The company's losses over “Rush” are playing out with internal disarray and the founders on the verge of leaving the company
Exclusive Media co-founders Nigel Sinclair and Guy East are negotiating their exit from the company and seeking to form a new venture with assets from the current company, several individuals with knowledge of their plans told TheWrap.
Layoffs at the movie sales and finance company were underway on Friday, after the company's primary investor Dasym Media began to take measures in the wake of $15 to $20 million in losses from “Rush.”
A spokeswoman for Exclusive cautioned that negotiations between East, Sinclair and Dasym are ongoing, but multiple insiders said Sinclair will leave and take Spitfire Pictures, Exclusive’s documentary label, with him. East and Sinclair formed Exclusive six years ago by merging Spitfire with Hammer films, a venerable U.K. horror label controlled by Dasym.
The company let go six or seven junior employees Friday, according to the knowledgeable individuals. A spokeswoman said the company was “right-sizing.” Dasym is still backing the company, but turned on East and Sinclair's leadership after they lost money on “Rush,” Ron Howard’s film about the rivalry between two Formula One drivers played by Chris Hemsworth and Daniel Bruhl.
Exclusive co-financed the movie with Cross Creek Pictures, and both of those companies covered the marketing expenditures of Universal Pictures, which distributed the movie through its deal with Cross Creek. The movie did well enough overseas, but Exclusive pre-sold the rights in many territories to cover its equity investment. Exclusive suffered because the movie tanked in the U.S., grossing $26 million.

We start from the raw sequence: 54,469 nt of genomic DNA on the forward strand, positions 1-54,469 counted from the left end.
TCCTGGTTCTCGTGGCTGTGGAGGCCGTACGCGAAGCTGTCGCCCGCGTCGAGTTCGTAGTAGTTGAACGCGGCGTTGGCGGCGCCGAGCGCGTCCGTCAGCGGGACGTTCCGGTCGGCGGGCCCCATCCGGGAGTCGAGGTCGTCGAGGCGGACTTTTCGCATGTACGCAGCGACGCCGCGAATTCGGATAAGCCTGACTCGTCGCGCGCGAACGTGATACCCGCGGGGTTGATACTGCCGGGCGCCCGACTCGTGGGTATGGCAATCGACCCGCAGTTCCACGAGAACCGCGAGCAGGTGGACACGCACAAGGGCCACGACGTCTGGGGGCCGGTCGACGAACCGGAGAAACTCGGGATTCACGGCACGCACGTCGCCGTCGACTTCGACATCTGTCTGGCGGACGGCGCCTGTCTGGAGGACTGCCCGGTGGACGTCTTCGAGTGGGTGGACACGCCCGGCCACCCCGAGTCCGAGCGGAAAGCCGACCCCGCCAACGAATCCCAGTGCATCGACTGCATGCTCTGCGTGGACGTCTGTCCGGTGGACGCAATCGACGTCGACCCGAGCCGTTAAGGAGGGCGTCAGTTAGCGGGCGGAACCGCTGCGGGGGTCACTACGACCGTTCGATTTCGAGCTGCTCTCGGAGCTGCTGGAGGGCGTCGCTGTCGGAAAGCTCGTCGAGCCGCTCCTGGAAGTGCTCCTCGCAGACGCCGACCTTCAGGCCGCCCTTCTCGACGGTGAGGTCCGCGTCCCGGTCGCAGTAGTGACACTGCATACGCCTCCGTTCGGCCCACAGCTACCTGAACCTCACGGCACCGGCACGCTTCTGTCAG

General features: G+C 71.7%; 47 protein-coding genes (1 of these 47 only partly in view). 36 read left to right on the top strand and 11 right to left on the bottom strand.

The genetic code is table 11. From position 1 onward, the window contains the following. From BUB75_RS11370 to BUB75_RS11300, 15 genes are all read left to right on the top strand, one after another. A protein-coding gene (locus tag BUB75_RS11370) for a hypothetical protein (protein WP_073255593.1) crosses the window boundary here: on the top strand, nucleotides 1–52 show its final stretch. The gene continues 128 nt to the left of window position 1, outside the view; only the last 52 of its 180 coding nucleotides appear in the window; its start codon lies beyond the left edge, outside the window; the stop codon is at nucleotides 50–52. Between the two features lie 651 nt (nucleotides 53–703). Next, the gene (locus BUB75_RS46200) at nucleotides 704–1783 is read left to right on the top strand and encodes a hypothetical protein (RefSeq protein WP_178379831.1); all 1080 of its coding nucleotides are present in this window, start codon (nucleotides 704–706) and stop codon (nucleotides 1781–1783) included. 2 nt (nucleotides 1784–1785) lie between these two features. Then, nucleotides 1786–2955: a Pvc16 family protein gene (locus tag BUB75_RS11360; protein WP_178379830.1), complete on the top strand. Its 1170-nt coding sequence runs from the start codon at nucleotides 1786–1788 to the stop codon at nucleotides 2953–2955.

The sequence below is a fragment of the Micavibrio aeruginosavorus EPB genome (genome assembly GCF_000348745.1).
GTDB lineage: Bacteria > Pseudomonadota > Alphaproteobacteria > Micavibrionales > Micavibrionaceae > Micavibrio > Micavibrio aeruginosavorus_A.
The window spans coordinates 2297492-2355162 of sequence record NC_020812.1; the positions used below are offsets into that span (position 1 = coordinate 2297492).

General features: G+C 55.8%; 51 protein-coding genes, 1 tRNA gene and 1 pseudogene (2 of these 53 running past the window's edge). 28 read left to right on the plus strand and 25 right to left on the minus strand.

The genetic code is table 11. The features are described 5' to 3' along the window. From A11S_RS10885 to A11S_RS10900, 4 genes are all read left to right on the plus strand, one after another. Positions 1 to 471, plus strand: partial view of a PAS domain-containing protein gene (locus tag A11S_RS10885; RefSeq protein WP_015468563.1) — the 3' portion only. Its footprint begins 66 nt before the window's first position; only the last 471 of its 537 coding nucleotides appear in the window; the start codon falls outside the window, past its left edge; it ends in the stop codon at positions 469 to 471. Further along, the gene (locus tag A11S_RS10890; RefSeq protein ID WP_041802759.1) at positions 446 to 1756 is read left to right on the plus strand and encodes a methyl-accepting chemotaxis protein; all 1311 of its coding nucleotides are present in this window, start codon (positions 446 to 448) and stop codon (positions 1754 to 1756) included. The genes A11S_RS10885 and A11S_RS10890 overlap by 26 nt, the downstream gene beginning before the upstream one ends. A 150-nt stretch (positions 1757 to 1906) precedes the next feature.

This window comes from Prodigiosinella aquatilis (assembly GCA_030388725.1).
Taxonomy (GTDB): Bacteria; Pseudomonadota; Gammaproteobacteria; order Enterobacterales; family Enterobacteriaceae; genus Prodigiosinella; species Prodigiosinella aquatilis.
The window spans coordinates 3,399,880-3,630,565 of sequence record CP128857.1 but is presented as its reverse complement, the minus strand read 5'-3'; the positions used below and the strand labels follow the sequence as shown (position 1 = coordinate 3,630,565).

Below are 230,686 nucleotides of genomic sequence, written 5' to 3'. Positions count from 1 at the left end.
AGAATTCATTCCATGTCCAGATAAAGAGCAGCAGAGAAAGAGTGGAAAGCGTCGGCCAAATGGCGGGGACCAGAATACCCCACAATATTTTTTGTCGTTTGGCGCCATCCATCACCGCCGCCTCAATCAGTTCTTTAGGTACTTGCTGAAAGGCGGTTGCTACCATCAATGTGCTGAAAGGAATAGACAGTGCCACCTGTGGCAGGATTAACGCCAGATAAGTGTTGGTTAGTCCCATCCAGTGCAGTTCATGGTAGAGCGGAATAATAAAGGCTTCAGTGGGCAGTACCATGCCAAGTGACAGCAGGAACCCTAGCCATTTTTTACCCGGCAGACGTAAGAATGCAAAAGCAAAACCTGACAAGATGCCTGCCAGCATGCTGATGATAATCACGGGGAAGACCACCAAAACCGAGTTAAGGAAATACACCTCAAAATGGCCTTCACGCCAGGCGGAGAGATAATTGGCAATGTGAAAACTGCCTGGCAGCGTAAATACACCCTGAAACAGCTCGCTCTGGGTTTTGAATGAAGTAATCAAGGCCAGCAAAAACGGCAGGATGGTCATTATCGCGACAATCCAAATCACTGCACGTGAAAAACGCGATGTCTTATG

The spokeswoman for Exclusive said losses were below what Wrap sources said were $15 million to $20 million. She declined to be specific.
Though Exclusive has been successful selling the foreign distribution rights to films and produced several critically acclaimed films, including “End of Watch,” some of the movies they have produced delivered weak box office results. This past year, it also lost money on “Parkland.”
The future of a few movies remains in the balance, as well as Exclusive’s 20 percent stake in Millenium Entertainment, a distribution outfit that has released films such as “Rampart” and “Dead Awake.” However, Avi Lerner, whose Nu Image is the primary owner of Millenium, is driving the sales process.
He has yet to find a buyer, though sources say he is close. There was once talk Exclusive would buy all of Millenium, a reflection of its growing ambitions. That is no longer the case.